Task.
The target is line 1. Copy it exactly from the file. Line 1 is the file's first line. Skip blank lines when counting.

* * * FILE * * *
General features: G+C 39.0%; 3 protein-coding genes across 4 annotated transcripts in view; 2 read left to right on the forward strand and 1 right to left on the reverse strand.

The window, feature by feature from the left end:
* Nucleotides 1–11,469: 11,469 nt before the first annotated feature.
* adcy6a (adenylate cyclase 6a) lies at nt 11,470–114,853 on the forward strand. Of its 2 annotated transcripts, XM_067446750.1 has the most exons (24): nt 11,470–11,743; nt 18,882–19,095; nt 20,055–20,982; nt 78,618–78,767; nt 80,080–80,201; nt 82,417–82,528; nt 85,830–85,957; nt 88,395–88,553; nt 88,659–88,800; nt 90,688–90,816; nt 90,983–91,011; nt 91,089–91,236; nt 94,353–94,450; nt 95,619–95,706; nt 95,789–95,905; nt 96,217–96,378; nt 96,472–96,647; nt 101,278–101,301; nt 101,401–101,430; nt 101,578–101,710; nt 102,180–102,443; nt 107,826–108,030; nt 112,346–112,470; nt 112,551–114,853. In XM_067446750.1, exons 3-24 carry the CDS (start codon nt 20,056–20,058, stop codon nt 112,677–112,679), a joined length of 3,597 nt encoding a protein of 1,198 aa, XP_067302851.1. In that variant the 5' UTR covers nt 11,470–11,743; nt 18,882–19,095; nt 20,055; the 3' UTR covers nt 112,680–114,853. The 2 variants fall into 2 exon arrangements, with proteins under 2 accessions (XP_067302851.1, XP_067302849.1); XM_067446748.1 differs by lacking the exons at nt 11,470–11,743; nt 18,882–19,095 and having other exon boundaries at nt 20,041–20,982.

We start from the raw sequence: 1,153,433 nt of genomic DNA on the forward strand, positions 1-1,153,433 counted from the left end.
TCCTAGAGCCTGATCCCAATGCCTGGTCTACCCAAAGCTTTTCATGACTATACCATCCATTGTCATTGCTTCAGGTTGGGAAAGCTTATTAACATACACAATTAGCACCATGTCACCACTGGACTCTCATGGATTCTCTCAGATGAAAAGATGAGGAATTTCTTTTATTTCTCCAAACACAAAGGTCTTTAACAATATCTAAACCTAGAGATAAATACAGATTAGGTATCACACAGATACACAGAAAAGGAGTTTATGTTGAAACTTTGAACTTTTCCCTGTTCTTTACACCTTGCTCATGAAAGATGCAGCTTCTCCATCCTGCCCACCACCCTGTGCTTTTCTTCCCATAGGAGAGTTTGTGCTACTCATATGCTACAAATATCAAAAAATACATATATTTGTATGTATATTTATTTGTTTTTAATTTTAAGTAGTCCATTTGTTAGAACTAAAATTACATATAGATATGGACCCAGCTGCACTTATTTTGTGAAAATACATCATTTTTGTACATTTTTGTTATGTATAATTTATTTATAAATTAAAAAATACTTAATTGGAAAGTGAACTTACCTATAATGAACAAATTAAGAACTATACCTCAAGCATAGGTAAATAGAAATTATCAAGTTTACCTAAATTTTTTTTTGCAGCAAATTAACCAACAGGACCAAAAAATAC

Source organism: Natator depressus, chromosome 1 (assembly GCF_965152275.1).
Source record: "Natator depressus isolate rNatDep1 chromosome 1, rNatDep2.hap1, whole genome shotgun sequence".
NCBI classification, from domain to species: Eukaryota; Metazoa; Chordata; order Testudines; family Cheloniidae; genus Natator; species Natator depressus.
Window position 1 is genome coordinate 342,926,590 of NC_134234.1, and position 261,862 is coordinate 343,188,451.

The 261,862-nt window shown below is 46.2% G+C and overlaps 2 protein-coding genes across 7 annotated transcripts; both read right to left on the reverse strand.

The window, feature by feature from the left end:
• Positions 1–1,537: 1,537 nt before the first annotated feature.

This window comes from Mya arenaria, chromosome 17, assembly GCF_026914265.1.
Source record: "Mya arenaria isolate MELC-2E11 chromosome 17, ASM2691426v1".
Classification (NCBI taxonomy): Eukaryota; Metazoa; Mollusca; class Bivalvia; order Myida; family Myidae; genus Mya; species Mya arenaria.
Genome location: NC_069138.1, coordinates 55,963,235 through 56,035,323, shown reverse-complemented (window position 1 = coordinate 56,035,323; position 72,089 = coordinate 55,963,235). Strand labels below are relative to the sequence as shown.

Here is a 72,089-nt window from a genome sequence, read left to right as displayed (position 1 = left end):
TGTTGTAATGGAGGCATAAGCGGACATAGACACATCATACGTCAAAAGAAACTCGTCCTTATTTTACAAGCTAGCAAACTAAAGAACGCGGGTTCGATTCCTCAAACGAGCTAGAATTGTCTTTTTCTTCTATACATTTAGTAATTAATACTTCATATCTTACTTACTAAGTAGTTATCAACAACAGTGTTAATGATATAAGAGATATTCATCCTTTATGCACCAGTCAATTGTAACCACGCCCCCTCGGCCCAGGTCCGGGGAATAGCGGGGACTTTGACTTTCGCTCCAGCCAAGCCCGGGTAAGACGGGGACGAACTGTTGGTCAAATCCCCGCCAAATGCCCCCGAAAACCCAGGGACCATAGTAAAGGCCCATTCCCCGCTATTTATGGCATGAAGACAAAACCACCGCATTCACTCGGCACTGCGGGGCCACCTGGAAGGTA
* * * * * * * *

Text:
General features: G+C 39.0%; 3 protein-coding genes across 4 annotated transcripts in view; 2 read left to right on the forward strand and 1 right to left on the reverse strand.